Quote Jane


“There is a stubbornness about me that never can bear to be frightened at the will of others. My courage always rises at every attempt to intimidate me.” ― Jane Austen, Pride and Prejudice

maandag 5 april 2010

Society during the Regency

The period of the Regency, 1811-1820, valued elegance and cultivation above all else, having thrown off the rougher and readier social manners of the preceding century. By the time Austen was writing, the West Country town of Bath, where her family had earlier lived for four years, had become the most important centre of social life outside London.

Dancing the night away . Dances were somewhere for the young and single to find a future partner.
The focal point of high society was dancing. As well as providing occasions to be seen, dances were also events at which the young and single might hope to meet a future partner. Buildings like the magnificent Assembly Rooms at Bath – which endured from the 1770s until its destruction by wartime bombing in 1942 – were designed purely for the purpose of public dancing. At the great country houses, a high level of formality was the norm, with professional musicians and lavish catering, but even a simple at-home might end with dancing as the favoured form of after-dinner entertainment.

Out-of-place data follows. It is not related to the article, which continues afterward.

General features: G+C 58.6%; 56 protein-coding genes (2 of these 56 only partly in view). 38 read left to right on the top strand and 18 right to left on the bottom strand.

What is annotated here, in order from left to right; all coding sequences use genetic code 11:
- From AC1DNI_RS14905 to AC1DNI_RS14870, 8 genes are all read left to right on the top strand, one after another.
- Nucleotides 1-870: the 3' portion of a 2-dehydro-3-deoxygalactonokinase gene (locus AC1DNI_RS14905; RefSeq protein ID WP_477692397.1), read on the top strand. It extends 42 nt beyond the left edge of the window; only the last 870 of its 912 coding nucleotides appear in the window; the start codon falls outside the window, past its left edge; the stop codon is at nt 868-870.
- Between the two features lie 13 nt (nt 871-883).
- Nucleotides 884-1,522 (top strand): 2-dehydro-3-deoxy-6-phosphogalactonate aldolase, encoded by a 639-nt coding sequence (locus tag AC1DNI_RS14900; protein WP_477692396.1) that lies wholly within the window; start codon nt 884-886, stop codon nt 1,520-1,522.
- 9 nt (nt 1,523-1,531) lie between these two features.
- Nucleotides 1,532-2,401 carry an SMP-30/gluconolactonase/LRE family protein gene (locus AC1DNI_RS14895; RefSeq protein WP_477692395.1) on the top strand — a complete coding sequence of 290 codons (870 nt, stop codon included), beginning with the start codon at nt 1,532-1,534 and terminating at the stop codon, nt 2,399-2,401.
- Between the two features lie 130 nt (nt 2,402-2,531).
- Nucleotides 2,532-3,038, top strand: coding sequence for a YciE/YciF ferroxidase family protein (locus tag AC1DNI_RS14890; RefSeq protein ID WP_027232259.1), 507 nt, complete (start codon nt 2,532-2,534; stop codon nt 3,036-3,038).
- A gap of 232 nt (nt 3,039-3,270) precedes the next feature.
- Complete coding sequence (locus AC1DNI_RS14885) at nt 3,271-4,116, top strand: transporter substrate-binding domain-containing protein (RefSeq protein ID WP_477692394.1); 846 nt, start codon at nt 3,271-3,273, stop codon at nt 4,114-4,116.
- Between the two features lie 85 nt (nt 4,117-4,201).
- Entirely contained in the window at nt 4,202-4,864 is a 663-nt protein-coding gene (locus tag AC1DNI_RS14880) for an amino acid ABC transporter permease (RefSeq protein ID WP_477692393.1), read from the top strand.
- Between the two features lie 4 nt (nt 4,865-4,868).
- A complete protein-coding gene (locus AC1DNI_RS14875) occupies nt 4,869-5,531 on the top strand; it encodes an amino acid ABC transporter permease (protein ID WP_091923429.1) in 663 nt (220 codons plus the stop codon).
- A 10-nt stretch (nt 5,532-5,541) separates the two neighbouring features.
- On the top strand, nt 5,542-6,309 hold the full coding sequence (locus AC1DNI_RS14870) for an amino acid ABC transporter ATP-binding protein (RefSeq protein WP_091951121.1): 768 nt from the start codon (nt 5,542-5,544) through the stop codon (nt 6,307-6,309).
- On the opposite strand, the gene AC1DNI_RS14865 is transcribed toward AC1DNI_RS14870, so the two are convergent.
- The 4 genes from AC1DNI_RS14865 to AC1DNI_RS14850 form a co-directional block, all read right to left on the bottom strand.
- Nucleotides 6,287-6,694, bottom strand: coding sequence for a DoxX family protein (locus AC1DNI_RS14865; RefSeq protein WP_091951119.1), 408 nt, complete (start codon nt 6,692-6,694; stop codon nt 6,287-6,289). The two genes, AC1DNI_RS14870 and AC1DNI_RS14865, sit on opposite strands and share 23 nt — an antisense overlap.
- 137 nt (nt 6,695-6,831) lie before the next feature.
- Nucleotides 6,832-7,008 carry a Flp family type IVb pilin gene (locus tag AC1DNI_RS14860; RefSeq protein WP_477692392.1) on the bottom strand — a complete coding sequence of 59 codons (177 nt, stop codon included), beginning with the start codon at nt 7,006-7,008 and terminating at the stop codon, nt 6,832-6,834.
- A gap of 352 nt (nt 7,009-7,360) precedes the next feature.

By the 1810s, English country dancing in line formation had replaced the highly stylised forms of European dancing, such as gavottes and minuets. The new dances were the livelier cotillion and quadrille, and – most daringly – the waltz. The waltz was seen as rather risqué, because it involved intimate close contact with one partner, as opposed to the group formation of the quadrilles.

Passing the time
We can’t help noticing that Jane Austen’s characters don’t actually do very much, reflecting the life of cultivated leisure that even the reasonably well-off were able to afford. Reading, writing letters, sauntering about the garden, playing cards or chess and, of course, dancing were the most obvious means of filling up the day. Conversation was considered an art, and turned on observations on the behaviour of others, and on romantic entanglements and possible matchmaking.